NEW YORK (AP) – Biogen Idec Inc. and Abbott Laboratories said that multiple sclerosis drug candidate daclizumab worked better than a placebo at preventing a relapse of symptoms during a mid-stage clinical trial.
The study involved 600 patients who received a low dose of daclizumab, a larger dose, or a placebo. They were treated once every four weeks for a year. The companies said that after a year of treatment, the rate of relapse in patients who were treated with the low dose was 54 percent lower than the relapse rate in the placebo patients. In patients who were treated with the higher dose, the relapse rate was 50 percent lower compared to placebo.
The relapse rate comparison was the main goal of the trial. The companies said patients who were treated with daclizumab also had fewer new brain lesions. The proportion of daclizumab patients who relapsed was also lower than the placebo group, and patients who were treated with the drug had slower disability progression.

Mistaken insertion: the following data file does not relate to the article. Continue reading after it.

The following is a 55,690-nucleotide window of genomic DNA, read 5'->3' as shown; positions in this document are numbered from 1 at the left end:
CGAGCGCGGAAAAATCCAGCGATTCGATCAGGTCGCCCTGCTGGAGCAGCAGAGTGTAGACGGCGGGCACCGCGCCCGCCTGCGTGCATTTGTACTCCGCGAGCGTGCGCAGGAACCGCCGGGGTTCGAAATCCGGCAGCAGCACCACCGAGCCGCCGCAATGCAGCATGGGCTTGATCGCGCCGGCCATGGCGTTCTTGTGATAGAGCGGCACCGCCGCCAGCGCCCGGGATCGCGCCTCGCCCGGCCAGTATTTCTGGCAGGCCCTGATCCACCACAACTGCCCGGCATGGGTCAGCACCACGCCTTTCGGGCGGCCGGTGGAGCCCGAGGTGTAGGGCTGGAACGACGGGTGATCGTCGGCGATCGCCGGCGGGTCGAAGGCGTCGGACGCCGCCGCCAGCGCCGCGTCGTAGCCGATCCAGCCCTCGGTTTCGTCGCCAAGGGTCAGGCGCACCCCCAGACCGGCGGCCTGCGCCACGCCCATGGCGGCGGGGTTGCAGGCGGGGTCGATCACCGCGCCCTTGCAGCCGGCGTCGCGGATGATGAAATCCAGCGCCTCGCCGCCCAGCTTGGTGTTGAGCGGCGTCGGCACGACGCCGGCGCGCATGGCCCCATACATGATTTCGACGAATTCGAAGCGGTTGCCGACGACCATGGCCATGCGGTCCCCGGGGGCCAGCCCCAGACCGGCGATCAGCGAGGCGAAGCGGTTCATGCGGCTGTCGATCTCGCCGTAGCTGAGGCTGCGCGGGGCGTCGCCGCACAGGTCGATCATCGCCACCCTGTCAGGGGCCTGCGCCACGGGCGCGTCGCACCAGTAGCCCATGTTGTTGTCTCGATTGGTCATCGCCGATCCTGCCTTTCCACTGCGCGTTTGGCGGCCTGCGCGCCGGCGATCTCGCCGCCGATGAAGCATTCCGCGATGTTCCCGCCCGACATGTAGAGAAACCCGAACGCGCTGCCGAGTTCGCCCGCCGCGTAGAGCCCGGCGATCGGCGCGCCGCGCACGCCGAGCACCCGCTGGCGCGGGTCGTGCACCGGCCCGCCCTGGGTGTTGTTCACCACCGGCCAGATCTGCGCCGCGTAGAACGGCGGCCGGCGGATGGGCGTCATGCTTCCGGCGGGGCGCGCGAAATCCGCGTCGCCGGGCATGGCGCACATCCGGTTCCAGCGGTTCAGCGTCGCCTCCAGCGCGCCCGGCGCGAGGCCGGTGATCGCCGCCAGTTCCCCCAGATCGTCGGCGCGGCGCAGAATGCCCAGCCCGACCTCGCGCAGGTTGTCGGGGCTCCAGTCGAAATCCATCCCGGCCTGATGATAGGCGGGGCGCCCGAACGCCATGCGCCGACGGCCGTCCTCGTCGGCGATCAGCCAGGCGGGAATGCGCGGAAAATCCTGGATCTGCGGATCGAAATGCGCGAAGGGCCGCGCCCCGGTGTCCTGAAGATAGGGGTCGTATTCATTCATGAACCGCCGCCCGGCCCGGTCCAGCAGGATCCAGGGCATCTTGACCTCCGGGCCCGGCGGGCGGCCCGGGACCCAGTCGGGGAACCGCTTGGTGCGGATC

The companies said they will present full results from the trial at a scientific conference.
Biogen and Abbott are developing a subcutaneous version of daclizumab, and are also studying the drug in a late-stage clinical trial. The drug was approved in Europe under the name Zenapax, and it was marketed by Roche as a treatment for kidney organ rejection. The companies say the drug creates a response to cells that are activated in multiple sclerosis without causing general depletion of immune cells.
Biogen is based in Weston, Mass., and Abbott is headquartered in North Chicago, Ill.
Date: August 9, 2011
Source: Associated Press
Filed Under: Drug Discovery